Putting her ‘pedal to the mettle’

17 Apr 2018 - 3:57pm
Image of Léa Ravensbergen on a bicycle in the winter

For PhD candidate Léa Ravensbergen getting around on two wheels is not only her preferred method of transportation, but has also served as the driving force behind her transportation-geography research for the past five years under the supervision of Professor Ron Buliung.

And thanks to urban pedaling’s popularity rising in the last few years, Ravensbergen, who in her work focuses primarily on gender and cycling, is not wanting for material to study. 

Tipping Cell Signaling Pathways by Salts

12 Apr 2018 - 8:07am
Image of salt tipping the scales with GPCR-related cell signaling

It might surprise you to know that vision, smell, and the plethora of emotions you experience in any given day are all masterfully regulated by a quiet family of cell-signaling molecules in the body called G-Protein Coupled Receptors (GPCRs).

These receptors are complex molecular machines that are switched on by light, small hormones, odorants, and other ligands. In all, there are over 800 different GPCRs in our body and while their functions vary greatly, all possess a very similar design that can be traced back hundreds of millions of years in metazoan evolution.

Sonia Kang on VIEW to the U

11 Apr 2018 - 2:52pm
Image of Professor Sonia Kang

Professor Sonia Kang from the Department of Management in the Institute for Management and Innovation (IMI) at UofT Mississauga is the latest person featured on the VIEW to the U podcast.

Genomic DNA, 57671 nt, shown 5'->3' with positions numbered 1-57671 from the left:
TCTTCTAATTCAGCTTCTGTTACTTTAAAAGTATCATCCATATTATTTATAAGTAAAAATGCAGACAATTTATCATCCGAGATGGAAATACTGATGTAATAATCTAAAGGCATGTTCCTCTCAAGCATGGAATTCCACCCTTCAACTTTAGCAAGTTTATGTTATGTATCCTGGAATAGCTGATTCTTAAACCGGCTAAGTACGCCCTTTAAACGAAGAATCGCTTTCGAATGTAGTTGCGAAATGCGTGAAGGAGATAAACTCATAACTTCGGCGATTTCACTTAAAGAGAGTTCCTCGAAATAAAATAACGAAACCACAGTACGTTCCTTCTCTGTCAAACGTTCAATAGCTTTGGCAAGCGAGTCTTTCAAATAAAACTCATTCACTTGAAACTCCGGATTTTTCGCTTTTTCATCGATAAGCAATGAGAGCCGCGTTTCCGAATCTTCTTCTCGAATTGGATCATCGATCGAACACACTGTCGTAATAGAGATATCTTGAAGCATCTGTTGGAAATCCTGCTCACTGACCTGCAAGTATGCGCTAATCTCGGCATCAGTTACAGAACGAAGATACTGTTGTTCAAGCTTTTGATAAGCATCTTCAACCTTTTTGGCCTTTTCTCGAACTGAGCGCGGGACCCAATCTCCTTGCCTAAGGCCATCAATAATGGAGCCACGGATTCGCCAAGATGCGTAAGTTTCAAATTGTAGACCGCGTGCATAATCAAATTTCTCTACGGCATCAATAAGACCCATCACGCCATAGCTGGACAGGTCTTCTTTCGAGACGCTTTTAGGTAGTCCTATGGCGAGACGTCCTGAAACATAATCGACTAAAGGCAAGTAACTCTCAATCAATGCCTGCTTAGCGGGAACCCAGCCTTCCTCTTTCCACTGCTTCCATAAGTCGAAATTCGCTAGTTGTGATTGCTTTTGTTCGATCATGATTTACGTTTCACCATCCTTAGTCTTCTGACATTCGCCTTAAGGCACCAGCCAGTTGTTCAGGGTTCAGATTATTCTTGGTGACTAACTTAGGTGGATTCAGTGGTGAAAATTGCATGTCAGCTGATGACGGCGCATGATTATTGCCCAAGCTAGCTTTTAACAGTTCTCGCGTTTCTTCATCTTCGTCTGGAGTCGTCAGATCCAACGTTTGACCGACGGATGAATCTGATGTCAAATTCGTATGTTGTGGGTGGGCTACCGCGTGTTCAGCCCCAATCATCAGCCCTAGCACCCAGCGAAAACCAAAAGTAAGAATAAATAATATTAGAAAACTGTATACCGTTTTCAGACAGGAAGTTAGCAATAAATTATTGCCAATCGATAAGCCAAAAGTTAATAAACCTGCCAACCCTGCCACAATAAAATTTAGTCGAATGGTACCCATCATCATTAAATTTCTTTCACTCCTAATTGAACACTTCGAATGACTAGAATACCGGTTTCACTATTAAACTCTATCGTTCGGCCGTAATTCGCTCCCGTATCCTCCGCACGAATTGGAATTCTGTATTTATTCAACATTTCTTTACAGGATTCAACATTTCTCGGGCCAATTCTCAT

Research Excellence Lecture on Dangerous Minds

7 Feb 2018 - 7:11am
Photo of Political Science Professor Ronald Beiner

With a name for a talk like “Dangerous Minds,” that might have been reason enough to attract an audience, but add in a world-class researcher like Professor Ronald Beiner delivering an astute meditation on the recent rise of far-right parties based on his expertise, and we were all hooked on the afternoon lecture.  On January 30, faculty members from the U of T Mississauga and the St.

Science & Scholarship in Broad Strokes

22 Jan 2018 - 7:21am
Photo of PhD Candidate Sasha Weiditch

Sasha Weiditch always had a curiosity for the natural world around her, even at one point boasting an impressive snail collection in her younger years, but it wasn’t until she started taking science classes in high school that her future path was forged.

“Prior to university I don't think I had a clear inclination of what it meant to be a ‘scientist,’” says Weiditch.